According to the legal claim, someone from the Pakistan CIA network led by Mr Banks – who left Pakistan in 2010 – targeted the Khan family and guided the Hellfire missile by throwing a GPS homing device into their compound.
A senior CIA officer said: ‘We do not discuss active operations or allegations against specific individuals.’
Mr Rizzo is named because of an interview he gave to a US reporter after he retired as CIA General Counsel last year. In it, he boasted that he had personally authorised every drone strike in which America’s enemies were ‘hunted down and blown to bits’.
He added: ‘It’s basically a hit-list . . . The Predator is the weapon of choice, but it could also be someone putting a bullet in your head.’
Last night a senior Pakistani security official, speaking on the condition of anonymity, said that Pakistan’s own intelligence agency, the ISI, has always been excluded by the CIA from choosing drone targets.
‘They insist on using their own networks, paying their own informants. Dollars can be very persuasive,’ said the official.
He claimed the intelligence behind drone strikes was often seriously flawed. As a result, ‘they are causing the loss of innocent lives’.
But even this, he added, was not as objectionable as the so-called ‘signature strikes’ – when a drone operator, sitting at a computer screen thousands of miles away in Nevada, selects a target because he thinks the drone camera has spotted something suspicious.
He said: ‘It could be a vehicle containing armed men heading towards the border, and the operator thinks, “Let’s get them before they get there,” without any idea of who they are.
‘It could also just be people sitting together. In the frontier region, every male is armed but it doesn’t mean they are militants.’
One such signature strike killed more than 40 people in Datta Khel in North Waziristan on March 17 last year. The victims, Mr Akbar’s dossier makes clear, had gathered for a jirga – a tribal meeting – in order to discuss a dispute between two clans over the division of royalties from a chromite mine.
Some of the most horrifying testimony comes from Khalil Khan, the son of Malik Haji Babat, a tribal leader and police officer. ‘My father was not a terrorist. He was not an enemy of the United States,’ Khalil’s legal statement says. ‘He was a hard-working and upstanding citizen, the type of person others looked up to and aspired to be like.’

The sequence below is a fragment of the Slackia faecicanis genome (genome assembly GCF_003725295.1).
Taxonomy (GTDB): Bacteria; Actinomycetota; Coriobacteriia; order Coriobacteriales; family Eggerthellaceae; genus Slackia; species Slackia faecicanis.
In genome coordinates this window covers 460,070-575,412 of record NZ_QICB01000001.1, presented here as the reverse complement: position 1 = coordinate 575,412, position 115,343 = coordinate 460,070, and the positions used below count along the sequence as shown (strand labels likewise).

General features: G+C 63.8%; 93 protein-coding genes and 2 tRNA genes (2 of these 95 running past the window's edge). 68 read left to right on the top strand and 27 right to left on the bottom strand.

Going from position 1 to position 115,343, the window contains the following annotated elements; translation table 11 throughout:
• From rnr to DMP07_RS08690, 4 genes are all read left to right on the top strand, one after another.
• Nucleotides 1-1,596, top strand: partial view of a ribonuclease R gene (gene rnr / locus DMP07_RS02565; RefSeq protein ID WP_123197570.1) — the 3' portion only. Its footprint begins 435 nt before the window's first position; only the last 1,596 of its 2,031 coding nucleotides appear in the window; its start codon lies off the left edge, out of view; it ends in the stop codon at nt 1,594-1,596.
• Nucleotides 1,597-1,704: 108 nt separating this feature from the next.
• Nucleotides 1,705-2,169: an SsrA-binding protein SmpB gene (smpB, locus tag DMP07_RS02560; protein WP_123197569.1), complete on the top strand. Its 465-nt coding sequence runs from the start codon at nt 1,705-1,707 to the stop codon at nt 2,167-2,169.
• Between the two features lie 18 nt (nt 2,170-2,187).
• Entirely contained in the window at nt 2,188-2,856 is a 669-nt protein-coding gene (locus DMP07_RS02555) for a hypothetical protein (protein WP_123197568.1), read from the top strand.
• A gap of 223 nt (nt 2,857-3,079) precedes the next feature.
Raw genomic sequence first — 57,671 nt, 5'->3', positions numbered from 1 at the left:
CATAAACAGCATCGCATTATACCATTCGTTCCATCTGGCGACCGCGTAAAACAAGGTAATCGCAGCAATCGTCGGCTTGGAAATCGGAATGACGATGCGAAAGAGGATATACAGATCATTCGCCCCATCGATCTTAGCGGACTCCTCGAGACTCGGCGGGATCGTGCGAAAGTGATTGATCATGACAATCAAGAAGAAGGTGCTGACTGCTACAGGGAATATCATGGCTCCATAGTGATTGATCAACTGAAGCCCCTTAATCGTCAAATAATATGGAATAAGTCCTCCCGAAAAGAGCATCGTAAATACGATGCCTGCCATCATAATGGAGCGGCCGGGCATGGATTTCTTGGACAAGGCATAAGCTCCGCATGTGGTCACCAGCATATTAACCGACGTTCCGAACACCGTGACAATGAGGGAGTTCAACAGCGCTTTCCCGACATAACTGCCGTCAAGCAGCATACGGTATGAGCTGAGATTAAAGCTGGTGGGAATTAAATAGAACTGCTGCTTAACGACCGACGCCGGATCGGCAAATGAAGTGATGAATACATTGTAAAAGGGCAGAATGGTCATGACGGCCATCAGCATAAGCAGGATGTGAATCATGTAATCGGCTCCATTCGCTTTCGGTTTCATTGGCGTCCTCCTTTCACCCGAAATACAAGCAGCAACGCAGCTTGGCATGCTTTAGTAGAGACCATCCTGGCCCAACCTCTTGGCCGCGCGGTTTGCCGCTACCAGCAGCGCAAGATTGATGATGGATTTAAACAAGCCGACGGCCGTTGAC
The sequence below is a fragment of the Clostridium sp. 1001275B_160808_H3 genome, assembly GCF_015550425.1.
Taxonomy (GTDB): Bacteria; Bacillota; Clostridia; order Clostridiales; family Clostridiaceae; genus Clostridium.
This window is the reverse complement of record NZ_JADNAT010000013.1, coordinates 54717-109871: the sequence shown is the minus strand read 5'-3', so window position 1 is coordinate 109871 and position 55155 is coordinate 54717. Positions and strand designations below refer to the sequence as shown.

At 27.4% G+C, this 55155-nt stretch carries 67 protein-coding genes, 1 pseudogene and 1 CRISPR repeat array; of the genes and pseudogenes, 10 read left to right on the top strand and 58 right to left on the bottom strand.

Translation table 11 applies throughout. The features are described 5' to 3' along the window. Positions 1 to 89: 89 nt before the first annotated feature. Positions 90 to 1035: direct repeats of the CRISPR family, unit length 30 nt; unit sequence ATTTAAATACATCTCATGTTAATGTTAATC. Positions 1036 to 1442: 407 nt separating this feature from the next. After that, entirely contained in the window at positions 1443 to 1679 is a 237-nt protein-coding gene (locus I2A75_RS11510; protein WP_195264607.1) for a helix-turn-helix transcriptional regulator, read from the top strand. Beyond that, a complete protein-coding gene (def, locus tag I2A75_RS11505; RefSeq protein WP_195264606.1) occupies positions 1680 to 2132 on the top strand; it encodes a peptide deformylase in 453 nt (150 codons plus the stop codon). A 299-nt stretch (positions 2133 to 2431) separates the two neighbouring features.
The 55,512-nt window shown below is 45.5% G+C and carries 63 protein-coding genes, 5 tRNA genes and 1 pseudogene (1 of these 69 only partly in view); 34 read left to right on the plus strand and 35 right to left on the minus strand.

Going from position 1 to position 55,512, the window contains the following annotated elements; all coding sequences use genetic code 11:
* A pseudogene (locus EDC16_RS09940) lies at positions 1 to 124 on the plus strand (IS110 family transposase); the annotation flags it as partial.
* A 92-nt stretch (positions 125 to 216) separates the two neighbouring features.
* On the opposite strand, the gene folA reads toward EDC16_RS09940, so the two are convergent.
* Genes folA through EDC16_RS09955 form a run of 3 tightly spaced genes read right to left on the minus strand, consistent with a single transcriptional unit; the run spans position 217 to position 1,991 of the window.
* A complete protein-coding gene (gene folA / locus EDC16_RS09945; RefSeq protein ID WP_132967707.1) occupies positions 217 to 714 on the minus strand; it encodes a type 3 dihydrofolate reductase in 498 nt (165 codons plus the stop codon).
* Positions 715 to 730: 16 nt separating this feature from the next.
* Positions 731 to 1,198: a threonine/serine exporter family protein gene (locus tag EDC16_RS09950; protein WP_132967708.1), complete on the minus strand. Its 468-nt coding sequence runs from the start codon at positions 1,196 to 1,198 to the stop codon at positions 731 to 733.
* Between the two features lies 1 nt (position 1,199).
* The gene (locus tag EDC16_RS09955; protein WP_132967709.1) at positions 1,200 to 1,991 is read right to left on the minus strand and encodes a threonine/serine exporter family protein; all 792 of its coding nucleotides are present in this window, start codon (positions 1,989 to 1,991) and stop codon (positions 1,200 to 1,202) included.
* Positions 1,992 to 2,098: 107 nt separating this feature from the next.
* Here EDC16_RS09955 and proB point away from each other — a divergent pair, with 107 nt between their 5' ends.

Khalil, 32, last saw his father three hours before his death, when he left for a business meeting in a nearby town. Informed his father had been killed, Khalil hurried to the scene.
‘What I saw when I got off the bus at Datta Khel was horrible,’ he said. ‘I immediately saw flames and women and children were saying there had been a drone strike. The fires spread after the strike.
‘I went to the location where the jirga had been held. The situation was really very bad. There were still people lying around injured.
‘The tribal elders who had been killed could not be identified because there were body parts strewn about. The smell was awful. I just collected the pieces that I believed belonged to my father and placed them in a small coffin.’
Khalil said that as a police officer, his father had earned a good salary, on which he supported his family. Khalil has considered returning to the Gulf, where he worked for 14 years, but ‘because of the frequency of drones I am concerned to leave my family’.
He added that schools in the area were empty because ‘parents are afraid their children will be hit by a missile’.
In another statement – one of 13 taken by Mr Akbar concerning the Datta Khel strike – driver Ahmed Jan, 52, describes the moment the missile hit: ‘We were in the middle of our discussion and I was thrown about 24ft from where I was sitting. I was knocked unconscious. When I awoke, I saw many individuals who were injured or dead.
‘I have lost the use of one of my feet and have a rod inserted because of the injuries. It is so painful for me to walk. There are scars on my face because I had to have an operation on my nose when it would not stop bleeding.’
Mr Jan says he has spent £3,600 on medical treatment but ‘I have never been offered compensation of any kind . . . I do not know why this jirga was targeted. I am a malik [elder] of my tribe and therefore a government servant. We were not doing anything wrong or illegal.’
Another survivor was Mohammed Noor, 27, a stonemason, who attended the jirga with his uncle and his cousin, both of whom were killed. ‘The parts of their bodies had to be collected first. These parts were all we had of them,’ he said.
Mr Akbar said that fighting back through the courts was the only way ‘to solve the larger problem’ of the ongoing terrorist conflict.
‘It is the only way to break the cycle of violence,’ he said. ‘If we want to change the people of Waziristan, we first have to show them that we respect the rule of law.’
A senior CIA officer said: ‘We do not discuss active operations or allegations against specific individuals.’ A White House source last night declined to comment.